We’ve probably all heard the hypothesis that autism rates in the US are somehow related to vaccinations. Now, there are several factors on both sides of this issue:
1. Mercury used to be used in vaccinations but is no longer used.
2. Mercury poisoning causes brain damage with symptoms similar to autism, but it is not, technically, autism.
3. The reason for increasing “rates” of autism is that autism is being more frequently diagnosed. It was not even recognized in the earliest versions of the DSM. Autism in its severist form used to be considered a form of schizophrenia until the 1960s.
4. Wondering why we have “more” cases of autism would be like people a generation or two now wondering why there were increased cases of Loeys-Deitz Syndrome.
5. The term “autism” was originally coined by Eugen Beuler to describe schizophrenics being focused inwardly: literally “self-ism”. Hans Asperger and Leo Kanner were the first to describe young “schizophrenic” children being “autistic,” around the same time, but it is not known whether they were aware of each other’s research.
6. People generally think autism is supposed to be something rare. In fact, one of Asperger’s points was that in any large school, there were a certain number of students who had these characteristics.
So, the theory that autism is somehow spiking in our society due to some other factor (like vaccinations) is really just a factor of autism being identified.
Now, what about parental wisdom coming into play? One of the most basic flaws of medical ethics is the refusal of doctors to trust patients’ self-knowledge. I spent nearly seven years trying to get someone to listen about my TIAs till an angiogram turned up my brain aneurysm.
So parents say their kids start showing signs of autism when they get vaccinated. Maybe it’s not anything in the vaccine; maybe it’s the vaccine itself.
Autism is, fundamentally, an attachment disorder. I’ve read about studies where autistic patients were given pitocin, and it basically cured their autism. The endorphin-oxytocin cycle of the brain actually explains a great deal of mental health issues.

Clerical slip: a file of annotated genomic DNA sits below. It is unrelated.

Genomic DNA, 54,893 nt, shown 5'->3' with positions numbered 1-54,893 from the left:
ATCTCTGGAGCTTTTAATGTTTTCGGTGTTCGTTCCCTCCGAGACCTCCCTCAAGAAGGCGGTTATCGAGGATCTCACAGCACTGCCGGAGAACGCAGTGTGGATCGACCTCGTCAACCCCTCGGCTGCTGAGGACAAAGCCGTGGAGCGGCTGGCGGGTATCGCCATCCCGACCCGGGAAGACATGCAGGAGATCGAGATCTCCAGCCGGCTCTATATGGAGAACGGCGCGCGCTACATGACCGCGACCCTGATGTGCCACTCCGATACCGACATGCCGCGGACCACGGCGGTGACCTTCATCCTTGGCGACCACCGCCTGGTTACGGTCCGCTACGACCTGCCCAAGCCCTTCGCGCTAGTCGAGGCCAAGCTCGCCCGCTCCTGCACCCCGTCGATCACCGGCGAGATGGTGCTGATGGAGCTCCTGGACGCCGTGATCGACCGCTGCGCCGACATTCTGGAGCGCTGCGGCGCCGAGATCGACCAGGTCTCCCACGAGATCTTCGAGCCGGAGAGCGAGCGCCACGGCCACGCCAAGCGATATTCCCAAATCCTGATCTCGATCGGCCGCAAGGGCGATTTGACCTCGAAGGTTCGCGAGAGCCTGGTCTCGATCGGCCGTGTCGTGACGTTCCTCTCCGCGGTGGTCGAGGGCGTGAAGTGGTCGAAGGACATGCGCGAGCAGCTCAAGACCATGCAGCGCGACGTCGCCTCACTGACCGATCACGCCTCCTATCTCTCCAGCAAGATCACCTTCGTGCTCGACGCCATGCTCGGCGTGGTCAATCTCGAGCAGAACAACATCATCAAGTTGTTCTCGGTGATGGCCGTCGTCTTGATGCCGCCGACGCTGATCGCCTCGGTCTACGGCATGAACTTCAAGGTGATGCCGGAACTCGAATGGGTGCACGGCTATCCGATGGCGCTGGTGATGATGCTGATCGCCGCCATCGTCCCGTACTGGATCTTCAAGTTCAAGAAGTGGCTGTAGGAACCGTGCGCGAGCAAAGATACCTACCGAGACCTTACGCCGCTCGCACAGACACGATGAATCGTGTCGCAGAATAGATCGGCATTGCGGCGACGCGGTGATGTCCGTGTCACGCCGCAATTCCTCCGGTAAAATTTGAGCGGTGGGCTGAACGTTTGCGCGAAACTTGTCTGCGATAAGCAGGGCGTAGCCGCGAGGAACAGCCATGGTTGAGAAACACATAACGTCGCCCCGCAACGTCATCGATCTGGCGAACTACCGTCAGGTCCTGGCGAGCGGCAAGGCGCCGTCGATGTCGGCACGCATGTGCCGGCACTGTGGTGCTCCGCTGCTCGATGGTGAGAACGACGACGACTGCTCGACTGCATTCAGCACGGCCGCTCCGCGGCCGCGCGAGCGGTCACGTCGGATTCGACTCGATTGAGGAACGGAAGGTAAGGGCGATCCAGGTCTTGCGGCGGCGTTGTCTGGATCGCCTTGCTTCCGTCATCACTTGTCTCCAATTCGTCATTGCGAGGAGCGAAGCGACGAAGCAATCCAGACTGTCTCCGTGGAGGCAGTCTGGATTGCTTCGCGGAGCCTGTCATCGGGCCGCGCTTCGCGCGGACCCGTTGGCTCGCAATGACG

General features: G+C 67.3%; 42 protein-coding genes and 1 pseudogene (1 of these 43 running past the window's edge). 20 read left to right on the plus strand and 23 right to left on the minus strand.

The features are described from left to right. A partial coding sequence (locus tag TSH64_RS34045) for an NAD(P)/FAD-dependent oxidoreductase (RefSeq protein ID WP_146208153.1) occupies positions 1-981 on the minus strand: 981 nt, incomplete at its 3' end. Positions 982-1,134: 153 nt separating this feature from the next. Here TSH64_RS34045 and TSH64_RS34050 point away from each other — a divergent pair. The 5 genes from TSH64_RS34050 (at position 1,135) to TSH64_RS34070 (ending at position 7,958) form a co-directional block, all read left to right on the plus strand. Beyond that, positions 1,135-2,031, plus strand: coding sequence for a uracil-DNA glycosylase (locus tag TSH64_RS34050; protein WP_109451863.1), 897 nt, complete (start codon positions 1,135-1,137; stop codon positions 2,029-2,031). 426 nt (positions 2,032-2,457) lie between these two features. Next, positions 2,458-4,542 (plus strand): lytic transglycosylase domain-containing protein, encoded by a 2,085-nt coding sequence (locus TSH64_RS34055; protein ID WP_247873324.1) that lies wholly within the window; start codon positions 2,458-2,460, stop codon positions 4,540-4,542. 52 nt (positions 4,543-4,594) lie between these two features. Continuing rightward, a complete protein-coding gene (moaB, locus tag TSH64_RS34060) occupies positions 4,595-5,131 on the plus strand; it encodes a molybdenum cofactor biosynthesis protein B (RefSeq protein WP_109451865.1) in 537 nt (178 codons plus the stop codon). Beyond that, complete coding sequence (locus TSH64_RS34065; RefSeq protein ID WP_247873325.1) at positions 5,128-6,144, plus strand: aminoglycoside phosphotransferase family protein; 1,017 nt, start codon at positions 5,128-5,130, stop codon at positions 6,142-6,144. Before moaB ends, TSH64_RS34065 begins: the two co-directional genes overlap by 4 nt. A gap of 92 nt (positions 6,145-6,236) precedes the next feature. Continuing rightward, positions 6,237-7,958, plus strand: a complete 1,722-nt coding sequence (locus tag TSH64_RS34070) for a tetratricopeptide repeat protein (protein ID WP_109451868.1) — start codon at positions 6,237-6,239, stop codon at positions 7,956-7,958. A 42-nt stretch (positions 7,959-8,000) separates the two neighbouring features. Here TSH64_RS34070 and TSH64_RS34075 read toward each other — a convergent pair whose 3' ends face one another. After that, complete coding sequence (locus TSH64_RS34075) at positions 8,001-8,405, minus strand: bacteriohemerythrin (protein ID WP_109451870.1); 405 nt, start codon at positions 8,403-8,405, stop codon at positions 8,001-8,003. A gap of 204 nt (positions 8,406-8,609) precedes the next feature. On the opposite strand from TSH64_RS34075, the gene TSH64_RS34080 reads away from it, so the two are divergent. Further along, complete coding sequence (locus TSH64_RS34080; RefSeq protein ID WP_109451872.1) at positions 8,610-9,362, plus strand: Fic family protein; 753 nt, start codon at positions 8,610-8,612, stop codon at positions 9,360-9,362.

Oxytocin is the hormone that helps humans form pair bonds, particularly family bonds. It is triggered by several activities, and is the hormone that gives that true feeling of “euphoria” you get from:
1. Having a great conversation
2. Meeting someone you really like/are interested in (whether in terms of romance, friendship or professional relationship).
3. Skin to skin contact
4. Completing a job.
5. Prayer or meditation
6. Lots of exercise
8. Childbirth and breast feeding.
Most people who’ve heard of oxytocin have heard of it because of its role in childbirth and breast feeding. The mother’s body releases a ton of oxytocin when she gives birth, to both loosen her joints and loosen her mind. Her body also releases a ton of it when she breastfeeds, to help bond her with her baby. But oxytocin is triggered by any of the above activities, giving the body a sense of satisfaction and relaxation, and opening the mind to pair-bonding, whether it’s parent/child, husband/wife or friend/friend.
There is a cycle of hormones and neurotransmitters in the brain which starts with endorphins and dopamine. These are the body’s “reward” hormones. They give that basic buzz you get when you finish a small pleasant task. The idea is to keep you going for the next “buzz” till the job’s done.
ADHD medicines trigger that part of the brain. So do caffein and cocaine. So does autoeroticism. Most addictive behaviors are addictive because they give the body that dopamine buzz. But the purpose of dopamine is to facilitate production of oxytocin, and too much triggering of dopamine can impede oxytocin.
So a great deal of mental health issues, including autism, are linked in some degree or another to failure of oxytocin in the system. The research I mentioned earlier tried artificial pitocin–the huge dose of artificial oxytocin sometimes given to pregnant woman to induce labor or help in a difficult labor–on autism patients and found them almost cured by it. But the dose was too strong to be healthy, and the implications of a drug that would make people trust one another implicitly were scary.
Now, let’s get back to the vaccination question. Vaccinations don’t cause autism, but do they exacerbate it? Parents think vaccines cause autism because the children’s behavior changes after receiving their shots. Mary says that about our own kids, that she saw marked changes in their behavior after their first sets of shots, not necessarily the first, but definitely the second.
Could the real connection not be a biochemical one, per se, but a psychological one? The infant’s entire sense of safety and trust is bound up in the parent bond. Vaccination takes that relationship of trust and immediately throws it into a challenge. The parent has brought the child to this stranger to be poked with a painful needle.
To a child with the genetic predisposition to autism, could this traumatic experience in infancy lead to a worse or earlier manifestation of autistic symptoms by breaking that crucial bond?